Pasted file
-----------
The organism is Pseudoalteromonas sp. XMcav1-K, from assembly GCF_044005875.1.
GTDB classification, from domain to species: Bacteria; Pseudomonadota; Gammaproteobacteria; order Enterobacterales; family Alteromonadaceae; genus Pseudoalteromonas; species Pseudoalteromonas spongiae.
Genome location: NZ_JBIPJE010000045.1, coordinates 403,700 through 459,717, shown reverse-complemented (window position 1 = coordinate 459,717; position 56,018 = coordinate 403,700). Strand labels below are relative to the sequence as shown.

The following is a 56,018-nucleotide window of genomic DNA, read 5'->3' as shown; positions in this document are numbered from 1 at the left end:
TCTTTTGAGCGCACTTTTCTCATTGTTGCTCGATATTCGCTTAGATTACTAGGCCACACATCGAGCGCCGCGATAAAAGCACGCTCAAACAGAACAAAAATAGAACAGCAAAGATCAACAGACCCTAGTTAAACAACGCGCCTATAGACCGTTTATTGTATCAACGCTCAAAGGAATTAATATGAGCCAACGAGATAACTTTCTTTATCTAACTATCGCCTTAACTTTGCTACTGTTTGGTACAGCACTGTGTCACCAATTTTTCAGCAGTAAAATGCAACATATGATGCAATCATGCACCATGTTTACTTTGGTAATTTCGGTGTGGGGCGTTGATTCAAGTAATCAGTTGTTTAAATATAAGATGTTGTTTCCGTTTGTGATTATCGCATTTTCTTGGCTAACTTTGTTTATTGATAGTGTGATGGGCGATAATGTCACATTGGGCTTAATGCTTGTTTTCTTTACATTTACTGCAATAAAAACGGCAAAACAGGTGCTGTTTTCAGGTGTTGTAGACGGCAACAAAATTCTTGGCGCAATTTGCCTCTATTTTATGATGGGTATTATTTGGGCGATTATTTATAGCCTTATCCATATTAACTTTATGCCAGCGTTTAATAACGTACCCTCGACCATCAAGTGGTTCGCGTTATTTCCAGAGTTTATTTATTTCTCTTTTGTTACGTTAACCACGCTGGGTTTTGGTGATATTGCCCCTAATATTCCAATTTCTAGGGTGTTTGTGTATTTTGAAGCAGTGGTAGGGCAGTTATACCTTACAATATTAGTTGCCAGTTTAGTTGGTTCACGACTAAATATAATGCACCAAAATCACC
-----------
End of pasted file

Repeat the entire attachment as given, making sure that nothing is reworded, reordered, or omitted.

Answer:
The organism is Pseudoalteromonas sp. XMcav1-K, from assembly GCF_044005875.1.
GTDB classification, from domain to species: Bacteria; Pseudomonadota; Gammaproteobacteria; order Enterobacterales; family Alteromonadaceae; genus Pseudoalteromonas; species Pseudoalteromonas spongiae.
Genome location: NZ_JBIPJE010000045.1, coordinates 403,700 through 459,717, shown reverse-complemented (window position 1 = coordinate 459,717; position 56,018 = coordinate 403,700). Strand labels below are relative to the sequence as shown.

The following is a 56,018-nucleotide window of genomic DNA, read 5'->3' as shown; positions in this document are numbered from 1 at the left end:
TCTTTTGAGCGCACTTTTCTCATTGTTGCTCGATATTCGCTTAGATTACTAGGCCACACATCGAGCGCCGCGATAAAAGCACGCTCAAACAGAACAAAAATAGAACAGCAAAGATCAACAGACCCTAGTTAAACAACGCGCCTATAGACCGTTTATTGTATCAACGCTCAAAGGAATTAATATGAGCCAACGAGATAACTTTCTTTATCTAACTATCGCCTTAACTTTGCTACTGTTTGGTACAGCACTGTGTCACCAATTTTTCAGCAGTAAAATGCAACATATGATGCAATCATGCACCATGTTTACTTTGGTAATTTCGGTGTGGGGCGTTGATTCAAGTAATCAGTTGTTTAAATATAAGATGTTGTTTCCGTTTGTGATTATCGCATTTTCTTGGCTAACTTTGTTTATTGATAGTGTGATGGGCGATAATGTCACATTGGGCTTAATGCTTGTTTTCTTTACATTTACTGCAATAAAAACGGCAAAACAGGTGCTGTTTTCAGGTGTTGTAGACGGCAACAAAATTCTTGGCGCAATTTGCCTCTATTTTATGATGGGTATTATTTGGGCGATTATTTATAGCCTTATCCATATTAACTTTATGCCAGCGTTTAATAACGTACCCTCGACCATCAAGTGGTTCGCGTTATTTCCAGAGTTTATTTATTTCTCTTTTGTTACGTTAACCACGCTGGGTTTTGGTGATATTGCCCCTAATATTCCAATTTCTAGGGTGTTTGTGTATTTTGAAGCAGTGGTAGGGCAGTTATACCTTACAATATTAGTTGCCAGTTTAGTTGGTTCACGACTAAATATAATGCACCAAAATCACC